Divine abundance expresses infinitely through our own Divine Presence. When we identify with our Divine Presence, we open the floodgates and Divine Abundance flows naturally, easily, and effortlessly through us, materializing all good in our lives and affairs.
I spent 1991-1994, working for the USDA Forest Service, building trails in the wilderness of the Sierra National Forest (“Wilderness” is an official designation. It means an area in which motors or mechanized machines are not allowed. This includes things like wheel-barrows, chain saws, etc. All the trails we built were completely by simple tools and our own physical strength. Check out my first publication, on one of the projects we did here.)
I hiked in a lot of different terrain, under a lot of different conditions. Now, when I think about how I am experiencing a Journey, I usually have a type of terrain in mind. For the most part this is the type of terrain I think of:
The red arrow is a slow, easy climb. It’s definitely an incline, continuing UP, but the soil is easy to walk on, there are a few rocks around, but not too steep and no major hindrances or obstacles. (This photo is from the book the blue arrow shows where the old trail is, which is a steeper climb, with rocks in the way that make foot-placement difficult.) On most Journeys, I am on a path about like the red-arrow–always climbing, without too much trouble.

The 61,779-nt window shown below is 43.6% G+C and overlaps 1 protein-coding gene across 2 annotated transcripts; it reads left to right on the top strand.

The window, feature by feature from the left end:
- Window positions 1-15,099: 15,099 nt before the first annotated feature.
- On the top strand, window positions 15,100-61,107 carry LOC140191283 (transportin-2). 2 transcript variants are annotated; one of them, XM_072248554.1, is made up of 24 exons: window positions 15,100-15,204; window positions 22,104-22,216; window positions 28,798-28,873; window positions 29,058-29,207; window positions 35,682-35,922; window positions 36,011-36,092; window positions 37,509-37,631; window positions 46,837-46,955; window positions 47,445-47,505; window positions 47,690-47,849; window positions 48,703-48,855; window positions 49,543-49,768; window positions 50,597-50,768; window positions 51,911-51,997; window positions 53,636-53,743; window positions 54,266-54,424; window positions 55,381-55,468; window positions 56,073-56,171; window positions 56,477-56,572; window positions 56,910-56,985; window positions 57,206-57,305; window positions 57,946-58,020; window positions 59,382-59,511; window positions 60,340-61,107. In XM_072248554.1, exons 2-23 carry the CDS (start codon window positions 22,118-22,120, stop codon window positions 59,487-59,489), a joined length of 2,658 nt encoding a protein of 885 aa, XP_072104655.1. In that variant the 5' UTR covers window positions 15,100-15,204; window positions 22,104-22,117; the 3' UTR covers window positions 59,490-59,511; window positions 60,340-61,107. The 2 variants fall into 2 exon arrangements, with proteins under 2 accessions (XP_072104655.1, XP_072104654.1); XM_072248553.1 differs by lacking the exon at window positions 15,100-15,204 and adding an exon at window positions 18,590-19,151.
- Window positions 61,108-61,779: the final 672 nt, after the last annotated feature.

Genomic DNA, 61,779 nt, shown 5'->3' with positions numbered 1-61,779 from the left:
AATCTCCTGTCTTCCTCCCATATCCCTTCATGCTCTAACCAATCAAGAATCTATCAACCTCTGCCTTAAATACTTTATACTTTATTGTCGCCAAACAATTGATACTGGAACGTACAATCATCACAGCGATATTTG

This is terrain where it’s hard to get a foothold, the climb feels arduous, and I may ask, “is it worth it?” (You know what my answer always is…). Fortunately, when I am in terrain like this (calling out the skeptic, the doubt, the uncertainty), it usually only lasts a day or two, then I am back to “normal” terrain (like above).
This Journey, however, I am in new terrain. Here is what it feels like on this Journey, mostly:
Smooth and easy! I’d say “sailing”, if it didn’t look so much like a desert! There is almost no incline, which makes it an easy walk, barely even a hike. The ground is uniform, so there is no need to pay a lot of attention to where I am putting my feet. I’m just going, one foot in front of the other.
When I was hiking, there would come points where the hike put me in a trance. I suspect it’s similar to what runners feel, when they go for miles and miles. There is just this peace, and innate understanding that you’re on the path, you’ll arrive when you arrive, and there’s nothing to think about, worry about or, do–other than put one foot in front of the other.
This is my terrain today, yesterday, the day before. One foot in front of the other.